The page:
An analysis has been made to determine if there would be enough electricity in the US by 2050 to support a carbon-free future to avoid the worst effects of climate change. Assuming that carbon capture and sequestration is not practical, a mix of nuclear and renewable energy power plants was examined.
Existing fossil power plants and nuclear plants represent 86% of the electricity that was produced in 2012. By 2050, to be carbon-free, all of these fossil plants would have to be phased out, while all present nuclear plants would have reached the end of their operating licenses. According to the analysis, if we just replaced present fossil and nuclear power plants on a one-for-one basis, over three new power plants would have to be brought on line every month for the next 432 months. The cost for replacing present capacity and allowing for a 40% increase in demand by 2050, could be as high as $5.4 trillion dollars. Besides this huge price tag there are significant infrastructure problems that will limit the rate at which new capacity can be brought on line. Infrastructure issues may end up being more constraining than financial ones.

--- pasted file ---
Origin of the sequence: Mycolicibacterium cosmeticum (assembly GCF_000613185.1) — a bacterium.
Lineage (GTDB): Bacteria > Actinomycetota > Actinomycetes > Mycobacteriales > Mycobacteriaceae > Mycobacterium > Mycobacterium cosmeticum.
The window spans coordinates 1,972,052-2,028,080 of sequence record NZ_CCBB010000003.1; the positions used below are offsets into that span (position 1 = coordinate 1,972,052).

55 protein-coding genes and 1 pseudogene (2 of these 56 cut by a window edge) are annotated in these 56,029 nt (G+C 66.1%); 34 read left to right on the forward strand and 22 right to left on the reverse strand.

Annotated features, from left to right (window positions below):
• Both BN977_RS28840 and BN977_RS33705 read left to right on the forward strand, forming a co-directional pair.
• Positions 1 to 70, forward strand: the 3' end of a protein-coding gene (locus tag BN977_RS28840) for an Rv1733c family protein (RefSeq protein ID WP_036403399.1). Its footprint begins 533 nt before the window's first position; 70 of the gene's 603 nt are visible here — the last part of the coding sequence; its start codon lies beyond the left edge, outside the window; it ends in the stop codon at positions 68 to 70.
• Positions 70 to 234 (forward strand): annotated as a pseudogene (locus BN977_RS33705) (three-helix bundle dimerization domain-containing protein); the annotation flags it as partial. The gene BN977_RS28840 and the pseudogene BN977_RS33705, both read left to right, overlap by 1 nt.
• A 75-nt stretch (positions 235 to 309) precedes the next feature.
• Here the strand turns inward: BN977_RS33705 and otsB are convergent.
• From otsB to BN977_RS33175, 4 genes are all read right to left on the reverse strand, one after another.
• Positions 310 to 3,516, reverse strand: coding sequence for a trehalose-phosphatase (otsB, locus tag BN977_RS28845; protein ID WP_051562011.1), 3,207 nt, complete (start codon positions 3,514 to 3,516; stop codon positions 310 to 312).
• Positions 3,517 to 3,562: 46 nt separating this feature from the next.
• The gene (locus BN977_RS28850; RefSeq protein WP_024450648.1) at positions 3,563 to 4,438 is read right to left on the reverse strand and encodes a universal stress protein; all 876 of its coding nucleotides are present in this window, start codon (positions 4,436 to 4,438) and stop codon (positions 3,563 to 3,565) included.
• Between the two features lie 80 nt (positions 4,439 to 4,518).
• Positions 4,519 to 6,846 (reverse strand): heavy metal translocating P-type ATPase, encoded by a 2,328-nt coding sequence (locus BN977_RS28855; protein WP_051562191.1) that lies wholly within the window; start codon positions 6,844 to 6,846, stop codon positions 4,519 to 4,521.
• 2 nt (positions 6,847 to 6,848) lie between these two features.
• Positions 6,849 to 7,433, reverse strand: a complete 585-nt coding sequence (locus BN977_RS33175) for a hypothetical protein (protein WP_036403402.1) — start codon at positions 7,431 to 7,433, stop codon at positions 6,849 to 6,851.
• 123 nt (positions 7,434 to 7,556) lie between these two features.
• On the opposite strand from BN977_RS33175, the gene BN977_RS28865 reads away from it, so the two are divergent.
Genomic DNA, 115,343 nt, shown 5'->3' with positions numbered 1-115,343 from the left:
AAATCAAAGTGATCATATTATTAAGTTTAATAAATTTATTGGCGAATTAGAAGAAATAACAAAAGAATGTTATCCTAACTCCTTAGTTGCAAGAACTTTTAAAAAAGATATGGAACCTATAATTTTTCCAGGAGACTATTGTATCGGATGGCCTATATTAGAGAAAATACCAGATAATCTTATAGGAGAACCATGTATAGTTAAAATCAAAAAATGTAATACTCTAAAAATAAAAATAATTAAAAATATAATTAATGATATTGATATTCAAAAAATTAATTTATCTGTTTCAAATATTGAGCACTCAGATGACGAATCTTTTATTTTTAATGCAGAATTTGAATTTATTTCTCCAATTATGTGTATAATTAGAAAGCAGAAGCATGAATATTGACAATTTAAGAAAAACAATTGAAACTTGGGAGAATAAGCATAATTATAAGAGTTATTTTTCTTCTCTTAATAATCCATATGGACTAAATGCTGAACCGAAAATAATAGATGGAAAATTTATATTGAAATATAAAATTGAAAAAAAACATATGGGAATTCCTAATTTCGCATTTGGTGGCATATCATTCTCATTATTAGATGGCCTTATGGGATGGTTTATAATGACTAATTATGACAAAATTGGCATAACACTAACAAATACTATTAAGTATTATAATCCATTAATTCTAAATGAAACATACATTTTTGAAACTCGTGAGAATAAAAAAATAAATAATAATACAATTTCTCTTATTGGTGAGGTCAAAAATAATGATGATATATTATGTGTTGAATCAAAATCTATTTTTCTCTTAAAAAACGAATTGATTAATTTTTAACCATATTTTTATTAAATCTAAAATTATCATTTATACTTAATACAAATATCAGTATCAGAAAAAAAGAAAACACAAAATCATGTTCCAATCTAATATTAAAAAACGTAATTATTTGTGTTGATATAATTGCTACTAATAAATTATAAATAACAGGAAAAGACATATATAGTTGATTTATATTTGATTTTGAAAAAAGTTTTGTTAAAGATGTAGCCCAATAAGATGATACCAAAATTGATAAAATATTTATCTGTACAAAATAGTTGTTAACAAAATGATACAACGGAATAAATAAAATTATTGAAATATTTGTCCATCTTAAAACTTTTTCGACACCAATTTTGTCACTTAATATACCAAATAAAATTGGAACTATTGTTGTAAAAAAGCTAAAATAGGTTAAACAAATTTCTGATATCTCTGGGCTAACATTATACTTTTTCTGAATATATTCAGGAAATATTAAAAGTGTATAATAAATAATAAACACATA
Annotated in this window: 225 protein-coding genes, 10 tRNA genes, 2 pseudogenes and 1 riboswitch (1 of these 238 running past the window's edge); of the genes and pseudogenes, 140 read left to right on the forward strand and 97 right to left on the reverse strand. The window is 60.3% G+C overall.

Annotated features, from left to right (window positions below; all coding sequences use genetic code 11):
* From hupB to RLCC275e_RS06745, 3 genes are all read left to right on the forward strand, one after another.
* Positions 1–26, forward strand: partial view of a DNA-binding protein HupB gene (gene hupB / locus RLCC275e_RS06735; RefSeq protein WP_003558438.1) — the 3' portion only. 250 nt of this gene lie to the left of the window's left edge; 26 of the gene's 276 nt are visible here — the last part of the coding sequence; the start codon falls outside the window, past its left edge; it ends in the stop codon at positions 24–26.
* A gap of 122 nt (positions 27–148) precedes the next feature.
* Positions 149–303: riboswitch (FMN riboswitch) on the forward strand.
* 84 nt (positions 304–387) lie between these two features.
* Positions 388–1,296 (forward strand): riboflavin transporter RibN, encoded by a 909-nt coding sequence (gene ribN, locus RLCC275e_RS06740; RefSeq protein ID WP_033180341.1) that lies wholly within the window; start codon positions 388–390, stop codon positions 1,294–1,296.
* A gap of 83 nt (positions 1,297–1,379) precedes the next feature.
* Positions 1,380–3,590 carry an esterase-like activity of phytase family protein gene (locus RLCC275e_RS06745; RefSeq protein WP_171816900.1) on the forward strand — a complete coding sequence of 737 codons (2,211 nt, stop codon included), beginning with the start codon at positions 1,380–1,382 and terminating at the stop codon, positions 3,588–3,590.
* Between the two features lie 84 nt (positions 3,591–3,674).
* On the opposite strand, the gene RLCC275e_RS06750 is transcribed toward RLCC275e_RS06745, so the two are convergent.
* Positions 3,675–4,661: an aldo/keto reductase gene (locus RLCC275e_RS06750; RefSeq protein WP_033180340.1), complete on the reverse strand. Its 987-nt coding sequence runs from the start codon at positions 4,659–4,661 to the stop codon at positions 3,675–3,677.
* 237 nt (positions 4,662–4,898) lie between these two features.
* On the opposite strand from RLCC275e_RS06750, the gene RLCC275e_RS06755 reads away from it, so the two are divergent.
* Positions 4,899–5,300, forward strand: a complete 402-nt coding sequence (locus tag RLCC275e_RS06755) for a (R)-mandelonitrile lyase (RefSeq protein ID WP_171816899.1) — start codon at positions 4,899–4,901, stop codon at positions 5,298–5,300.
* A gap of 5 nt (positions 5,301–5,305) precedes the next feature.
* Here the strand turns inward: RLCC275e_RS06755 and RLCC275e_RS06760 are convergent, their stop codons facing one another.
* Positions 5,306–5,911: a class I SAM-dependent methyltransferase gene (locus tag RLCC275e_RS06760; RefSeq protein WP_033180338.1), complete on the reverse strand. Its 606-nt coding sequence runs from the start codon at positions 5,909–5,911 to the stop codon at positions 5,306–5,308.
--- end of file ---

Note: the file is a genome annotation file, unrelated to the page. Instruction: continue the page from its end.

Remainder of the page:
For example, several years ago the American Wind Energy Association (AWEA) calculated that it would take 100,000 large wind turbines to meet 20% of the nation’s electricity needs by 2030. The National Renewable Energy Lab (NREL) has calculated that about 15,000 miles of new, extra high voltage power lines at a cost of $80 billion dollars would be necessary to connect these 100,000 wind turbines to the existing grid.
To support a carbon-free future by 2050, America needs a comprehensive, multi-step approach that ultimately achieves the following goals:
- Reduce the demand for electricity through more efficient end use devices,
- Extract more electricity from existing power plants,
- Multiply the usefulness of electricity,
- Lower the costs for new power plants, and
- Have a diverse supply of electricity.
Can a carbon-free portfolio provide all the electricity America needs? What are the biggest barriers to a carbon-free future for America?